Optimal Reporting When Additional Information Might Arrive

78 Pages Posted: 30 Sep 2015 Last revised: 11 Feb 2018

Henry L. Friedman

University of California, Los Angeles (UCLA) - Accounting Area

John S. Hughes

University of California at Los Angeles

Beatrice Michaeli

University of California, Los Angeles (UCLA)

Date Written: April 21, 2015

Abstract

We study interdependencies between a firm's design of its reporting system and its discretionary disclosure of subsequently received private information in a context where the firm primarily seeks to induce posterior beliefs that meet a desired threshold. We show that the design of a reporting system influences discretionary disclosure strategies and the presence of a discretionary disclosure stage influences the reporting system design. In particular, realizations from an optimal reporting system may accommodate or dissuade disclosure of private information, and the prospect of subsequent disclosure of private information affects the informativeness of the reporting system. We show that a firm is unambiguously better off if it can either avoid receiving private information or commit to not disclose private information if received. Assuming that mandatory disclosure is implementable, we further find sufficient conditions whereby such a regime not only makes the firm worse off but also reduces the amount of information provided to investors in expectation. Of interest to empirical researchers, we offer comparisons and comparative statics related to the probabilities of disclosing private information under no reporting system, a fixed reporting system, and a system optimally chosen by the firm.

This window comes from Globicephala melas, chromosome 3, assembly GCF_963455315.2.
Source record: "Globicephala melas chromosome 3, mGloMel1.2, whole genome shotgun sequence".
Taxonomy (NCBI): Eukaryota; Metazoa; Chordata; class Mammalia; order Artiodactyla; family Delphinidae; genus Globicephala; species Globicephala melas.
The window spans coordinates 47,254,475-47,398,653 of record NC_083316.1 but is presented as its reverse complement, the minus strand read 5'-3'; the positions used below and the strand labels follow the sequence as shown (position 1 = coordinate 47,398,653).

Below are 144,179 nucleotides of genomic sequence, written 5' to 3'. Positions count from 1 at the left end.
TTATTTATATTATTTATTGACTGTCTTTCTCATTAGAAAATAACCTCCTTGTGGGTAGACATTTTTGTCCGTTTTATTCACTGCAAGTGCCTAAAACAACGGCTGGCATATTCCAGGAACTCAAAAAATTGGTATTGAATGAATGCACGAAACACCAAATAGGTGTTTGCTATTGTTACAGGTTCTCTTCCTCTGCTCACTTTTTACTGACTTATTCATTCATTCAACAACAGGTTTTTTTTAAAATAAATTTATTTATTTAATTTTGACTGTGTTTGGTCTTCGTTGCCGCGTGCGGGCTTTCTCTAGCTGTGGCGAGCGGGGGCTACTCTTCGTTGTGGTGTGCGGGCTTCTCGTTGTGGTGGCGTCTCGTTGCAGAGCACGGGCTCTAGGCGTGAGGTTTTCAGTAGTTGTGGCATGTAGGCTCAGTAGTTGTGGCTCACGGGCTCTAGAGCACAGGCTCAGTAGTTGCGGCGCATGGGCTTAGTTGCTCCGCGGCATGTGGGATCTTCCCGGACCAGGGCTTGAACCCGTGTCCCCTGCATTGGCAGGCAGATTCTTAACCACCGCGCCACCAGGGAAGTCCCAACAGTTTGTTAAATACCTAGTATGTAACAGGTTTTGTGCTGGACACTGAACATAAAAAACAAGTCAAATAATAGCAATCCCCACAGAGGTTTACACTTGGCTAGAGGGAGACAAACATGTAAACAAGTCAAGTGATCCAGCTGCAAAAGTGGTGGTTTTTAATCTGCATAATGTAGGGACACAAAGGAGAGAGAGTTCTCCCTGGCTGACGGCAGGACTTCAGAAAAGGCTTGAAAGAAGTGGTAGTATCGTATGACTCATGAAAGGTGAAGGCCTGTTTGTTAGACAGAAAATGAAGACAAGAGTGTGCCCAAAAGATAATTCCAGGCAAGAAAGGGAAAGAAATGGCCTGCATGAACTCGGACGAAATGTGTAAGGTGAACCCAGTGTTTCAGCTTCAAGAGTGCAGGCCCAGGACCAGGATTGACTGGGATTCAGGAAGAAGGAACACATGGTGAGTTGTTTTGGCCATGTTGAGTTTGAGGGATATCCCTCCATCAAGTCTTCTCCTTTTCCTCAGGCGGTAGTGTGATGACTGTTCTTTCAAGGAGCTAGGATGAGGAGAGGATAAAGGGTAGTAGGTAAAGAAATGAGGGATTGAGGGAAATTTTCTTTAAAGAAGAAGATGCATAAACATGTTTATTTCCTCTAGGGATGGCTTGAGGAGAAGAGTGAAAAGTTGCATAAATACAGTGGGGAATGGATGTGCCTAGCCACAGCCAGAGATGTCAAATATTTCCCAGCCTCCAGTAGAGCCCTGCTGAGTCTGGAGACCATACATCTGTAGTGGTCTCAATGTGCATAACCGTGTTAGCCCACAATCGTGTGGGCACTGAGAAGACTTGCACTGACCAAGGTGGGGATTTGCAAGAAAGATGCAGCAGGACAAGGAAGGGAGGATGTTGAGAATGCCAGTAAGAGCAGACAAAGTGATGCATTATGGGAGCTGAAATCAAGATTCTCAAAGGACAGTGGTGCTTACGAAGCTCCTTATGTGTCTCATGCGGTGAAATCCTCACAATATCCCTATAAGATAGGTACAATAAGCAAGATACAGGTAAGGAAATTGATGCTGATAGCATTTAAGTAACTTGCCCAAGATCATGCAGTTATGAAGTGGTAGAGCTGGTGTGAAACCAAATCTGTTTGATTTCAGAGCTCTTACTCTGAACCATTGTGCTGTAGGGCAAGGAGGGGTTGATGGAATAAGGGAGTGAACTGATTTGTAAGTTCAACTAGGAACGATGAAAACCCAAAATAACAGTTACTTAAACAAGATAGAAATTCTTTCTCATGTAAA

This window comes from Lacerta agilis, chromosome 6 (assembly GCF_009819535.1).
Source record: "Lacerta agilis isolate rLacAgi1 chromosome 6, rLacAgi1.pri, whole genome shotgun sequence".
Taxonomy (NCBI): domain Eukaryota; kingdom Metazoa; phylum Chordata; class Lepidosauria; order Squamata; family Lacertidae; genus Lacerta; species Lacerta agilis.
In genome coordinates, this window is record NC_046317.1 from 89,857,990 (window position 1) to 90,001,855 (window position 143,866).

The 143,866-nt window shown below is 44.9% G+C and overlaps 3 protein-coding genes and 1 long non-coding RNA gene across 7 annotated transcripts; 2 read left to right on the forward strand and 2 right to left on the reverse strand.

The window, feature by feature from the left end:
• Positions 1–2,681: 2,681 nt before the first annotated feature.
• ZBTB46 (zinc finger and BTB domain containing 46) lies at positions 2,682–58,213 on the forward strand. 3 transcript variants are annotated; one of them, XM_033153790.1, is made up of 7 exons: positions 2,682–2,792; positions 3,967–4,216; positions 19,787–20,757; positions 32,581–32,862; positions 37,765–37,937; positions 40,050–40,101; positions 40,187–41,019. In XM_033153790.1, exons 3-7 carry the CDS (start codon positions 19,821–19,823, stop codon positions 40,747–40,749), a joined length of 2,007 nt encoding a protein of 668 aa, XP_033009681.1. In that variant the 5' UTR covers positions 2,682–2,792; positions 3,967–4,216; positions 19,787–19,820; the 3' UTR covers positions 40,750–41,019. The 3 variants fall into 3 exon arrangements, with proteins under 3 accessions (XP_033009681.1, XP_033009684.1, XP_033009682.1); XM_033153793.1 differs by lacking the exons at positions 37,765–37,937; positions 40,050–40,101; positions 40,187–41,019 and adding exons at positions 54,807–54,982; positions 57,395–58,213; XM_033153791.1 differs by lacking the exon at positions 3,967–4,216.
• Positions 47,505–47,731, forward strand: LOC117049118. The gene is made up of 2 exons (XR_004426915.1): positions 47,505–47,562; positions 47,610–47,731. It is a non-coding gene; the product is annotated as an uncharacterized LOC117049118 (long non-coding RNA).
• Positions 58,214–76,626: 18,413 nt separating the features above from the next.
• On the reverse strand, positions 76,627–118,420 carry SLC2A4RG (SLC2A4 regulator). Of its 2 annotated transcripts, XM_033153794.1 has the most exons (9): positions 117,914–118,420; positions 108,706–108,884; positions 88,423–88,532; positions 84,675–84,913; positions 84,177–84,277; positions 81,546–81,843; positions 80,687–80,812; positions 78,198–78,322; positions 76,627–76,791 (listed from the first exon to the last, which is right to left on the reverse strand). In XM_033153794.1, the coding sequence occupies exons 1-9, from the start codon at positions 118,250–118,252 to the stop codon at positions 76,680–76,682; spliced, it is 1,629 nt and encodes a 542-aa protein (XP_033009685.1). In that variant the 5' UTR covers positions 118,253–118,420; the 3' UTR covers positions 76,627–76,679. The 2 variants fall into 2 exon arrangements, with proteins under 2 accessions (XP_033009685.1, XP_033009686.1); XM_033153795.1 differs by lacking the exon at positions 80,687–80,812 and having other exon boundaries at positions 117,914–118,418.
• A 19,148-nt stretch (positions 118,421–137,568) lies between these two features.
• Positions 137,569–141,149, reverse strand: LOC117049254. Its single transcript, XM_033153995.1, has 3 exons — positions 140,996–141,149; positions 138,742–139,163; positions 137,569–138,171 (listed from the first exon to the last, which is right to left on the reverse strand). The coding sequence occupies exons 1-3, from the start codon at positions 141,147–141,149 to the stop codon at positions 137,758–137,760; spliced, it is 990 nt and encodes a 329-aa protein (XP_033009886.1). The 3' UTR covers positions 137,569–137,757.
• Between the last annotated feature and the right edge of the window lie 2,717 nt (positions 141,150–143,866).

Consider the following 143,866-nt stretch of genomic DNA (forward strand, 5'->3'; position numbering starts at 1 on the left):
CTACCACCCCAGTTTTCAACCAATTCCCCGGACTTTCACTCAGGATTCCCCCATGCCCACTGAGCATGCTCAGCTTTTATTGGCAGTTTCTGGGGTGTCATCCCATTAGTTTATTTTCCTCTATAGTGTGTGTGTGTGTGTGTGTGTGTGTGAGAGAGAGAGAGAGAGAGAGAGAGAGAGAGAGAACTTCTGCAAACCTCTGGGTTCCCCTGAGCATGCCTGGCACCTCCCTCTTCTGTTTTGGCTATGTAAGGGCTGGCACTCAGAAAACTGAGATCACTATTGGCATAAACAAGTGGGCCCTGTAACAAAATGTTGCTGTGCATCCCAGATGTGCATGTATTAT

Keywords: Bayesian persuasion, discretionary disclosure, mandatory disclosure, verifiable messages, commitment, probability of disclosure

JEL Classification: D82, M40, M41

Suggested Citation

Friedman, Henry L. and Hughes, John S. and Michaeli, Beatrice, Optimal Reporting When Additional Information Might Arrive (April 21, 2015). Available at SSRN: https://ssrn.com/abstract=2666780 or http://dx.doi.org/10.2139/ssrn.2666780

Henry L. Friedman (Contact Author)

University of California, Los Angeles (UCLA) - Accounting Area ( email )

D416 Anderson Complex
Los Angeles, CA 90095-1481
United States

John S. Hughes

University of California at Los Angeles ( email )

D410 Anderson Complex
Los Angeles, CA 90095-1481
United States
310-794-9553 (Phone)
310-267-2193 (Fax)

Beatrice Michaeli

University of California, Los Angeles (UCLA) ( email )

D415 Anderson Complex
Los Angeles, CA 90095
United States

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